Alabama/Mississippi Border

Why I Dislike the Florida Turnpike

November 2008

At 5:15am CT on Wednesday 31 October 2007, I completed what was certified as my 27th Iron Butt ride and 14th Bun Burner Gold by pulling an ATM slip at the TATravelcenter off IH-10 at exit 583 near San Antonio TX, a destination I was able to check out in advance on the Web at On this ride, I covered 1,535 miles in 22 hours 24 minutes for an MTH (miles traveled per hour) of 68.52. This was no personal best for me in terms of distance covered or MTH, but it still met the primary BBG criterion of riding over 1,500 documented miles in 24 hours or less as is stipulated in the Rides & Rules section of

My route for this ride was from Miami Beach FL to IH-95, then north to the Florida Turnpike, continuing on IH-75 to IH-10, then west to Slidell LA, north on IH-59 to Hattiesburg MS–where Jimmy Buffet earned his bachelor’s degree in history at Southern Miss in 1969–turning west there on US-98 to McComb MS–birthplace of Moesha’s Brandy Norwood, the oversold and undergifted Britney Spears, Rock-and-Roll Hall-of-Famer Bo Diddley, and blues/jazz pianist Bobby Lounge–where I turned back south on IH-55 to Hammond LA, and from there west again on IH-12/IH-10 across the polluted Bayou State and half of Texas to the Alamo City.

Motoring a direct route from Miami Beach to San Antonio is only 1,390 miles, so I added the 145-mile loop up through the Magnolia State to be sure I met the BBG’s “over 1,500” distance requirement. Using, I originally plotted my course from Miami Beach north on IH-95 to Jacksonville and then west on IH-10 from there, but a last minute check of the weather forecast at, convinced me otherwise. A nasty storm front with heavy rains and 40 mile-an-hour winds was pummeling the northeastern section of the Sunshine State, so I decided to take the Turnpike and IH-75 in hopes of avoiding the worst of it. If you’re wondering why I would be routing through Jacksonville in the first place–given that I was heading for the Lone Star State–the answer has to do with more than just avoiding the tolls or extending the total mileage of my run. For Iron Butt rides originating in South Florida, I always prefer IH-75 or IH-95 over the Turnpike, and for a number of reasons. Here are two of them:

First of all, the Florida Turnpike gives you fewer gas exit options than the interstates. And you often have to stop to pay a toll getting off or back on, which costs you precious time. You can avoid many toll stops, of course, by purchasing a Sunpass transponder at, but why give Big Brother yet another easy way to track your comings and goings? You might avoid all of them by making your gas stops at Turnpike Service Plazas. But you can only count on one being there every 45 miles, and Citgo Petroleum Corporation (–a subsidiary of Hugo Chavez’s Petroleos de Venezuela S.A.–has the exclusive gas concession through December of 2008. This strategy can force you to make extra time-consuming gas stops, however, because you can’t pass a Service Plaza unless you are sure you have enough gas to ride 45 more miles to the next one. IH-75 and IH-95, on the other hand, usually offer gas exits every 20 miles or so. One exception is IH-75’s Alligator Alley, along which there are no gas stops for the 52-mile stretch between exits 101 on the west and 49 on the east. Exceptions aside, though, the interstates make it easier to maximize your riding distance between stops, and thereby minimize the number of stops you have to make in completing a timed run.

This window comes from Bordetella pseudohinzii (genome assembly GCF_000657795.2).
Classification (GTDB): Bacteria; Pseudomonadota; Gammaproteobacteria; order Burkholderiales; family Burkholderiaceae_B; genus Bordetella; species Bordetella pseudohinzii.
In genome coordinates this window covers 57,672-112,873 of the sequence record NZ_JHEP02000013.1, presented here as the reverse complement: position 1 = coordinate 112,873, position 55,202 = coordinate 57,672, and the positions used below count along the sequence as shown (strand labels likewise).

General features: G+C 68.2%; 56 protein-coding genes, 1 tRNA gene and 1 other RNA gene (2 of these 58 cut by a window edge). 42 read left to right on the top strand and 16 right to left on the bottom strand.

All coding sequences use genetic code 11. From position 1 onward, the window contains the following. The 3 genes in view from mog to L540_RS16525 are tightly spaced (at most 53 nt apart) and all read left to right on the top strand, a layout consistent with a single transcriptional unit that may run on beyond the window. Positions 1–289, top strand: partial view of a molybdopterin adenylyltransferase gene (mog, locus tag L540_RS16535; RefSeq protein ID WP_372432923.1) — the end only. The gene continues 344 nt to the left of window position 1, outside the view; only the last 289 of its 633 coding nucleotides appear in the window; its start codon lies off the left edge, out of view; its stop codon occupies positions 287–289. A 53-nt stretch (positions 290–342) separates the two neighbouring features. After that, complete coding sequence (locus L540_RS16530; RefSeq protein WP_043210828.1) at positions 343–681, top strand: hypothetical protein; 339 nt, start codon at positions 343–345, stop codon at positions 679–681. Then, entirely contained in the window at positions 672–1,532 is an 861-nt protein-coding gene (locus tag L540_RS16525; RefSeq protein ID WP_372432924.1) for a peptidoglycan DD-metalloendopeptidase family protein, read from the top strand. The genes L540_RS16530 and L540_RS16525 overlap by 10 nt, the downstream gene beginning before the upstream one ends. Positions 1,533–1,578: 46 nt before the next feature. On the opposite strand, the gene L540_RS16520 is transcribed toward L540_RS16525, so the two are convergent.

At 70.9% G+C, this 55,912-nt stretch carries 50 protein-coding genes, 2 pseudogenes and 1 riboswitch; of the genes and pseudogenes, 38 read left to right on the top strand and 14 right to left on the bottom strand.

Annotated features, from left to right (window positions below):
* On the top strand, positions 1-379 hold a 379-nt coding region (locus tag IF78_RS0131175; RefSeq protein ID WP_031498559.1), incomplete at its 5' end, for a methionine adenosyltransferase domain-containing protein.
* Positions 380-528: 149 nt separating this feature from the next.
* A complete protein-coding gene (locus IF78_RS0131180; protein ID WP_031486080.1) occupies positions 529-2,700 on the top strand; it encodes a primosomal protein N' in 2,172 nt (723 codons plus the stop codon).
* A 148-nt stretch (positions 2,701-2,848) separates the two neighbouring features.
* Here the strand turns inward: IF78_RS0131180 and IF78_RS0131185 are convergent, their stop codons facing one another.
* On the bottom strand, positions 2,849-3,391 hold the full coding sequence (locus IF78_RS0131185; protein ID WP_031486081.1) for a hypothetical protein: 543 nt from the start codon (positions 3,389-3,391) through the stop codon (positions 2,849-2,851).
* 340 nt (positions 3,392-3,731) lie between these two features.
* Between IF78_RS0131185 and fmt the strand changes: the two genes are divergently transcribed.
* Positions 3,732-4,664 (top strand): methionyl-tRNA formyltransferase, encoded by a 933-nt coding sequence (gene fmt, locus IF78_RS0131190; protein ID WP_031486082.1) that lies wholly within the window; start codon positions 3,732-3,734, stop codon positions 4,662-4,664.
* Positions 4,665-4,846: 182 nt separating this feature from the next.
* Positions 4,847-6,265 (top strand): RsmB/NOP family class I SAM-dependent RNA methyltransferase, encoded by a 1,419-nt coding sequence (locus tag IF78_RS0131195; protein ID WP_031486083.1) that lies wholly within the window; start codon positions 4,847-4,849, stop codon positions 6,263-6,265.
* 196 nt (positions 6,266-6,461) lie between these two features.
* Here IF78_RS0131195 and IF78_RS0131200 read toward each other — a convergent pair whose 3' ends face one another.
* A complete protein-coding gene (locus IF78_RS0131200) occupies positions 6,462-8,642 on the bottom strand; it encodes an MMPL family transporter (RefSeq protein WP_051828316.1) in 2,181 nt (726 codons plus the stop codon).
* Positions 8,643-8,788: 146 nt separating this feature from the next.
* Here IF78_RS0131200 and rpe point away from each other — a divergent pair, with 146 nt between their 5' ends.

Secondly, the Florida Turnpike gives you fewer gas branding options than the interstates. More brands to choose from (BP, Chevron/Texaco, Exxon/Mobil, Shell, etc.) means you have more gas debit/credit/gift card options … which gives you more opportunities to “pay at the pump” without increasing the likelihood that some bank will cut off your credit card for “frequent or unusual use”. Every minute counts when you’re trying to cover over 1,500 miles in under 24 hours, and paying at the pump can shave 3 minutes or more off each gas stop. Do that 10 times, and you bank 30 minutes that you can apply to increasing your total mileage, decreasing your total time, or both.

Prepaid gas debit or gift cards are an excellent way to pay at the pump without getting your credit cards flagged. Except for Citgo, you can buy them online for all the brands mentioned above at (Citgo offers them at “participating retail locations”.) The SVM people charge a hefty fee for their services … but you’ll see that as a small price to pay the first time you end up nursing your reserve to reach the only working gas pumps between East Jesus and West Bumfuck … and having one of their prepaid gas cards in your pocket means the difference between (a) paying at the pump at 2:00am and riding on to complete your run, versus (b) waiting ’til 6:00am for “Buck” to pull in and park the wrecker, turn on the lights, start the coffee, open up the station, and mercifully end the four dark hours of lonely lamentation over your lost ride certification.

Until Next Time … Ride Long, Ride Free!